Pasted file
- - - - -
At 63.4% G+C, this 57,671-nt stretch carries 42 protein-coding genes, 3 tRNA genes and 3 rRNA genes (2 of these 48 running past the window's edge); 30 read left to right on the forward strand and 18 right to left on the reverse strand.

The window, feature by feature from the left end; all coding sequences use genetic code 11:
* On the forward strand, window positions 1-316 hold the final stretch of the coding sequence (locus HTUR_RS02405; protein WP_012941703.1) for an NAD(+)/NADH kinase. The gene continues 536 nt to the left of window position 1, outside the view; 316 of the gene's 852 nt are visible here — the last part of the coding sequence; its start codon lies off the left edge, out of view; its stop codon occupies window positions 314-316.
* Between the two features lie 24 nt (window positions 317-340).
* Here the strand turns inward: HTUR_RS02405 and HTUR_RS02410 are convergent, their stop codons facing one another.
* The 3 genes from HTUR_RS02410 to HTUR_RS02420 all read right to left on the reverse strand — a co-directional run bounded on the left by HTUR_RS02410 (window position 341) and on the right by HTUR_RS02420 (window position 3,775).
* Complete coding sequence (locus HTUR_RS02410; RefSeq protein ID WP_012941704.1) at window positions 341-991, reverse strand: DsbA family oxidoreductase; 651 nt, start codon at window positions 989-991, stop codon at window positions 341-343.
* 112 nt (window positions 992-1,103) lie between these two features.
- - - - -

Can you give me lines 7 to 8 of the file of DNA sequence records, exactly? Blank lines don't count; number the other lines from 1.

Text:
* Complete coding sequence (locus HTUR_RS02410; RefSeq protein ID WP_012941704.1) at window positions 341-991, reverse strand: DsbA family oxidoreductase; 651 nt, start codon at window positions 989-991, stop codon at window positions 341-343.
* 112 nt (window positions 992-1,103) lie between these two features.